Page last updated at 22:17 GMT, Wednesday, 10 March 2010

Profile: Carlos Slim

Carlos Slim
Carlos Slim makes his billions from a wide range of investments

He doesn't bother with private jets, shuns flashy offices, and for most of the 1990s made do with a plastic watch.

And while he does have a laptop, he is adamant that he does not use it, saying: "I'm a paper man, not electronic."

Not the kind of attributes you might expect from someone who has now been named the richest man in the world by Forbes magazine.

Mexican tycoon Carlos Slim is now worth $53.5bn (£35.8bn). That puts him above Bill Gates and Warren Buffet, but unlike his US rivals, he remains relatively unknown outside of his native Latin America.

Family empire

There, he controls more than 200 companies. These range from telecoms, where he first made his fortune, to infrastructure, banking and retail.

In order to maintain his influence over his expanding empire, his sons and sons-in-law have been put in charge of many businesses.

One of the most significant in Mr Slim's empire is America Movil, Latin America's largest mobile phone company, which operates in 11 countries and serves more than 150 million customers.

His telecoms interests also extend to Telmex - the company he fought to take control of in 1990 when it was nationalised. It now operates around 90% of Mexico's telephone lines.

Mr Slim, whose heavy-set figure belies his name, also owns the Inbursa financial group and the Grupo Carso industrial conglomerate, whose interests range from retail stores to restaurants.

Meanwhile, the infrastructure firm he owns, Ideal, is working on a project to develop a shopping centre, schools and a hospital in Mexico City.

It's... my conviction that poverty is not fought with donations, charity or even public spending
Carlos Slim

The baseball-mad engineering graduate made enough money from working in property early in his career to invest in the stock market.

By the age of 26, he was worth $40m, but it was during the Latin American economic crisis of the early 1980s that Mr Slim made a name for himself as a man who could make money in a recession.

He was able to buy a number of struggling companies at very low prices before transforming their fortunes.

Like Mr Buffett, Mr Slim has done some canny deals in the stock market - not least, buying shares in Apple when they were $17 each. They are now worth well over $200.

Philanthropy scepticism

The son of Lebanese immigrants, Mr Slim is known for his philanthropy - though not on the scale of Mr Gates or Mr Buffett.

Most recently, he linked up with former US President Bill Clinton and Canadian mining figure Frank Giustra to launch an anti-poverty campaign in Latin America, and in March pledged $6bn for his three charitable foundations.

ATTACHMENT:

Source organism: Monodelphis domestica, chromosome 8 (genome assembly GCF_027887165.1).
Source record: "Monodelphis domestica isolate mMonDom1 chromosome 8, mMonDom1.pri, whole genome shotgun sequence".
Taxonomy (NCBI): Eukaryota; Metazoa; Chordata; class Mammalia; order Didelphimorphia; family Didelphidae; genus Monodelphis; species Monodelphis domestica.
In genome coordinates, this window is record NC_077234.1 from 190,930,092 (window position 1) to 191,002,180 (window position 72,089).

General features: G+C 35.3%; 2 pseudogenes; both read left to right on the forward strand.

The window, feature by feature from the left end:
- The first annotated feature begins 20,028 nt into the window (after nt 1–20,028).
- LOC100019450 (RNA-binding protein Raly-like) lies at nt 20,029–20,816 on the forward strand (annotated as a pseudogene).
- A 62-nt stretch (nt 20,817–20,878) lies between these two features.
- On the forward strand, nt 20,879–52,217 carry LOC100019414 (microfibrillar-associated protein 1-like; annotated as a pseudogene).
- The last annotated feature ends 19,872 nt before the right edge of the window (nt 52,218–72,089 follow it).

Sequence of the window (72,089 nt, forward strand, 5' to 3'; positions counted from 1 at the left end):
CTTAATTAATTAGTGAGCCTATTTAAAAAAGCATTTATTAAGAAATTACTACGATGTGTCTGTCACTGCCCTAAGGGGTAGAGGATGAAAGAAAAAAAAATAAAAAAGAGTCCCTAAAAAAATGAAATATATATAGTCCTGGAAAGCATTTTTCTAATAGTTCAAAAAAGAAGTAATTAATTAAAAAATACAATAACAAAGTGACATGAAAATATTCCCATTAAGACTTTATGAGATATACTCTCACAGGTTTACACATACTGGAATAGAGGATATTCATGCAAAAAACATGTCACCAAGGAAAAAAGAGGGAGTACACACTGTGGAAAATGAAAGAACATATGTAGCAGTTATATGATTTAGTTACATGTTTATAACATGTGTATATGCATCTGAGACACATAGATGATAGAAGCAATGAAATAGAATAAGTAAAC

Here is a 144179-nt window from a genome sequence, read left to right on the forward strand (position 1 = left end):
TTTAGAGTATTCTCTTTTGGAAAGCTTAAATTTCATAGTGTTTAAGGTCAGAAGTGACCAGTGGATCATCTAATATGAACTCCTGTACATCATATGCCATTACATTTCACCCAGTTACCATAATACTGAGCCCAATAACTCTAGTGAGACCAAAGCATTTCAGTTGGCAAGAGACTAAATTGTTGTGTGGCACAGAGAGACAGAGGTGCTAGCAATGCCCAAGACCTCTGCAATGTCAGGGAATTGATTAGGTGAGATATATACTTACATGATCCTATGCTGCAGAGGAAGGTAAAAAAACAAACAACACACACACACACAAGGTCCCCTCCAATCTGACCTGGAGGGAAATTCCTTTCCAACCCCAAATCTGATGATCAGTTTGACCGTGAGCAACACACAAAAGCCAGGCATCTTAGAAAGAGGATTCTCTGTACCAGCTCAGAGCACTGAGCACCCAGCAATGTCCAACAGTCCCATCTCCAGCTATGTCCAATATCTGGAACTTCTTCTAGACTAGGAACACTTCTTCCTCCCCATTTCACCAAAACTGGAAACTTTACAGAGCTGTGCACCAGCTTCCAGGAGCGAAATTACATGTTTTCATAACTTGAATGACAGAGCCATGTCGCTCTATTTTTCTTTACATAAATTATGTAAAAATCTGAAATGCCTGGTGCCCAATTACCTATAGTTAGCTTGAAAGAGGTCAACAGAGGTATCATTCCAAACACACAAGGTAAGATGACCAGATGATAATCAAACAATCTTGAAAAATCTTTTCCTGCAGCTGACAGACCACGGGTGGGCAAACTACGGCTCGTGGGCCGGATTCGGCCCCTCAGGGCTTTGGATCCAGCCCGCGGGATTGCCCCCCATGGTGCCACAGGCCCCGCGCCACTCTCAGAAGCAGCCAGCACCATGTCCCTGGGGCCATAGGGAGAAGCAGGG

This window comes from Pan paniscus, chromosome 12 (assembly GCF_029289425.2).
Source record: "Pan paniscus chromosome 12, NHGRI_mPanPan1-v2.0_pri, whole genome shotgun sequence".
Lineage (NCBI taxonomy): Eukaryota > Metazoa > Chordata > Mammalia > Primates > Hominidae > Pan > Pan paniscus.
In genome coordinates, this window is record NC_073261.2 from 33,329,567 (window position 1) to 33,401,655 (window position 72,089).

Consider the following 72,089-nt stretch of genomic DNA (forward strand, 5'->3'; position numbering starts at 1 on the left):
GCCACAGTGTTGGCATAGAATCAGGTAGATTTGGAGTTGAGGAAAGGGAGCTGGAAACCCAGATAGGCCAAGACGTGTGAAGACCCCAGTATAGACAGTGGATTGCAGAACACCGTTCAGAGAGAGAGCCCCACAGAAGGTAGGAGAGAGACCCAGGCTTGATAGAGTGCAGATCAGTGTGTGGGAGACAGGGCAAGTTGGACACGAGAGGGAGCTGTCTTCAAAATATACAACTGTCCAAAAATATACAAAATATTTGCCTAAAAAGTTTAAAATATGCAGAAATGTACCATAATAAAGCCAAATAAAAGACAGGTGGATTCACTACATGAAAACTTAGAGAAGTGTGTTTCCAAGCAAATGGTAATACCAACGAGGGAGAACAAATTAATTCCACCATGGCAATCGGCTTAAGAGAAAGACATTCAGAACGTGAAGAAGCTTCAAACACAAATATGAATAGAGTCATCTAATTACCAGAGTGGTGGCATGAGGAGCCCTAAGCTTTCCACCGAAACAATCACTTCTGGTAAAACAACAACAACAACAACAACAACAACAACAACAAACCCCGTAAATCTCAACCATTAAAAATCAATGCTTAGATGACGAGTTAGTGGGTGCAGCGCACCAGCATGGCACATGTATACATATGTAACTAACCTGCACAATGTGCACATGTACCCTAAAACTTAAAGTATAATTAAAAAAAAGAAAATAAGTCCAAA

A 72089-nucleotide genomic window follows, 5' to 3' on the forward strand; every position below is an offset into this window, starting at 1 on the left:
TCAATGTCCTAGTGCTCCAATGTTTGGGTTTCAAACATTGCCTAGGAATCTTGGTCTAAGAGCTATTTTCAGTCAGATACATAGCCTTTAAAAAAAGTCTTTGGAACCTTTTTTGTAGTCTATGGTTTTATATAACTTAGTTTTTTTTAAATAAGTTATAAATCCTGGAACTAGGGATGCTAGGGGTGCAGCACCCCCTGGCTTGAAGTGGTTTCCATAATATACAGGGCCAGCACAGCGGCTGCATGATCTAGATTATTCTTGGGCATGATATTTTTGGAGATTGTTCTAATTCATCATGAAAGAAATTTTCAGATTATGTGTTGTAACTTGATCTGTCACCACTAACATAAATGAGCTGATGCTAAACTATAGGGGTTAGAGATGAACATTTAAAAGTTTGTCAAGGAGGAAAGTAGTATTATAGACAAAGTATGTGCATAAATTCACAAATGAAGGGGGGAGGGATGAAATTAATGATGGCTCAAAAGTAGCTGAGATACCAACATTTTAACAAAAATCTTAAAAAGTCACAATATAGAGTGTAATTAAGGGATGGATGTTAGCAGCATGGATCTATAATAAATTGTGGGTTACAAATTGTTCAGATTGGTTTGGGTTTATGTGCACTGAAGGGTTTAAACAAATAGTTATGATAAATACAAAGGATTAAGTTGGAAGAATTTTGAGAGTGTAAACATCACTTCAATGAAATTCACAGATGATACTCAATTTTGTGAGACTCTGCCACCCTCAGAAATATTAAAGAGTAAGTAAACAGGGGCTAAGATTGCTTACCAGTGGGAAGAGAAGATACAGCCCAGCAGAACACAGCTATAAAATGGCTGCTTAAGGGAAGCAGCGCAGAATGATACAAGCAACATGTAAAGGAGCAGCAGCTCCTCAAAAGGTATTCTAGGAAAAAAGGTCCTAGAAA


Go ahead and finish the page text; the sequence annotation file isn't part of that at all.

Wealth is like an orchard - you have to share the fruit, not the trees
Carlos Slim

In Mexico where, according to World Bank data, about 50% of people are living in poverty, many feel that he has not donated enough, especially given how ubiquitous his companies are in day-to-day life.

However his supporters say that some of that criticism is unfair, not least because of his relatively recent elevation to the ranks of the mega-rich.

And Mr Slim, has said he is not convinced that philanthropy is the best way to help people.

"(Bill) Gates has to study how he can (fight poverty) in the same way that Microsoft...succeeded in business, because charity has not solved the problem," he told USA today.

"It's based on my conviction that poverty is not fought with donations, charity or even public spending, but that you fight it with health, education and jobs."

Still working, the tycoon has indicated he has no desire to retire from business to concentrate more on charitable work, as Mr Gates has done.

As he said in a recent interview: "Wealth is like an orchard. You have to share the fruit, not the trees."

Foreign expansion

If you have yet to hear of Carlos Slim, that may be about to change.

In recent years the tycoon has sought to expand his businesses abroad, including investments in 2008 in the New York Times newspaper and in the struggling bank Citigroup.

In the UK he has been linked with investments in company behind the Independent and Independent on Sunday newspapers.

Analysts suggest he is trying to replicate his Latin American success on a global scale. That remains to be seen, but his rise to the number one spot on the world rich list shows that a global economic downturn is unlikely to slow his progress.



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